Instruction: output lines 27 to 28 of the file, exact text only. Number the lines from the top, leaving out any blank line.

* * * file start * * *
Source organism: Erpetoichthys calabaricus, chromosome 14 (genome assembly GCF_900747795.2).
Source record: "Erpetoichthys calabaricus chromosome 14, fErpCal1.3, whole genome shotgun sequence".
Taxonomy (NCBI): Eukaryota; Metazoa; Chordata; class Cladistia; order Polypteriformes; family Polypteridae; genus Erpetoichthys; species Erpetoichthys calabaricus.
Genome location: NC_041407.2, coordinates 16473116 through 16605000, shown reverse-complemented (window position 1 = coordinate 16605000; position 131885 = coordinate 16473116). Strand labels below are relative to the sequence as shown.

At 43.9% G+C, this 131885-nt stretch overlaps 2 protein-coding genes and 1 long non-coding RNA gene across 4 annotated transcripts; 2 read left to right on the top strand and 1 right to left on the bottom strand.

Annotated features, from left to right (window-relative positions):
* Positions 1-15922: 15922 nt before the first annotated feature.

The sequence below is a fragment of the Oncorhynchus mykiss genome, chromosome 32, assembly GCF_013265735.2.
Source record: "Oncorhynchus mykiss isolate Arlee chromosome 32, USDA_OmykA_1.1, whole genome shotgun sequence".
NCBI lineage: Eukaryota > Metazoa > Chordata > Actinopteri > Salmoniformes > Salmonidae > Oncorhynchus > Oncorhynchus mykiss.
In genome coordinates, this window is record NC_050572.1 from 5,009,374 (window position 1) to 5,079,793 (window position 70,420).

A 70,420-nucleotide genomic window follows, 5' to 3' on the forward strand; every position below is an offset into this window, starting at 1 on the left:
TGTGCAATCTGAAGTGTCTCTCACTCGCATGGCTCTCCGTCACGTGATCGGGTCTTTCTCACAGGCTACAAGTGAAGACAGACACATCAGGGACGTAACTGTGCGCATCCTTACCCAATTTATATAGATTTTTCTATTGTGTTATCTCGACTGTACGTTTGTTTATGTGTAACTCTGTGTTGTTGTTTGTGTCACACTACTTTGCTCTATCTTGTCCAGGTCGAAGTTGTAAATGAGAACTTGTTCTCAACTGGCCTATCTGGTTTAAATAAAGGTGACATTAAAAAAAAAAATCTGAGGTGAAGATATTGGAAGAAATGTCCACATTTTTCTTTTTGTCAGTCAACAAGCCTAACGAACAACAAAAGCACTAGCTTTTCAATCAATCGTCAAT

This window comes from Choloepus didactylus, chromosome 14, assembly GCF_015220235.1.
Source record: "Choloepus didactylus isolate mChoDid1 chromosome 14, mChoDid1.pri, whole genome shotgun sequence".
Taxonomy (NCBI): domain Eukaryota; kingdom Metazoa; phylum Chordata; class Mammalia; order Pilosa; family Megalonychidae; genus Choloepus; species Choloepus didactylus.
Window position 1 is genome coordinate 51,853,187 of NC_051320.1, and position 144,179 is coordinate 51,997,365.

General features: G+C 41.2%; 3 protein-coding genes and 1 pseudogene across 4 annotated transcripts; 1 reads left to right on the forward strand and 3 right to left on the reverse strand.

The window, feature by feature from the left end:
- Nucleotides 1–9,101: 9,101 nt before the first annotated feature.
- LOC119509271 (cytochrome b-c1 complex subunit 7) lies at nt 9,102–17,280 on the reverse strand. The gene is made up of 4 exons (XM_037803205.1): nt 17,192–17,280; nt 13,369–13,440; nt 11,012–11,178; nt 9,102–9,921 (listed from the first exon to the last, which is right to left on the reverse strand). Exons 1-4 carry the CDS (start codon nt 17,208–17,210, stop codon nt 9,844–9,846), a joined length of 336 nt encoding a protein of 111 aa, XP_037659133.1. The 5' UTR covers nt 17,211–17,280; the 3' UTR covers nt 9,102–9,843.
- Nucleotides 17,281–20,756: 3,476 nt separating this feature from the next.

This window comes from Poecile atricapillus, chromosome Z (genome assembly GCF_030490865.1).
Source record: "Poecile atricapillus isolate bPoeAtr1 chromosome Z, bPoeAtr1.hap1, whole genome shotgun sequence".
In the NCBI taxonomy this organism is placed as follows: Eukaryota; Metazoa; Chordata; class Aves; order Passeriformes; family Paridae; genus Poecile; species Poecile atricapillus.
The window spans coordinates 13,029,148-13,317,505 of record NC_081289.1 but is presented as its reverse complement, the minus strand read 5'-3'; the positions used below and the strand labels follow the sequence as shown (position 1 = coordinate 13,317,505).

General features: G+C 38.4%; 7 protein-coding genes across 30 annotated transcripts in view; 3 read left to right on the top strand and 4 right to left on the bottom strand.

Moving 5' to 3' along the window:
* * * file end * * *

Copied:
General features: G+C 38.4%; 7 protein-coding genes across 30 annotated transcripts in view; 3 read left to right on the top strand and 4 right to left on the bottom strand.

Moving 5' to 3' along the window: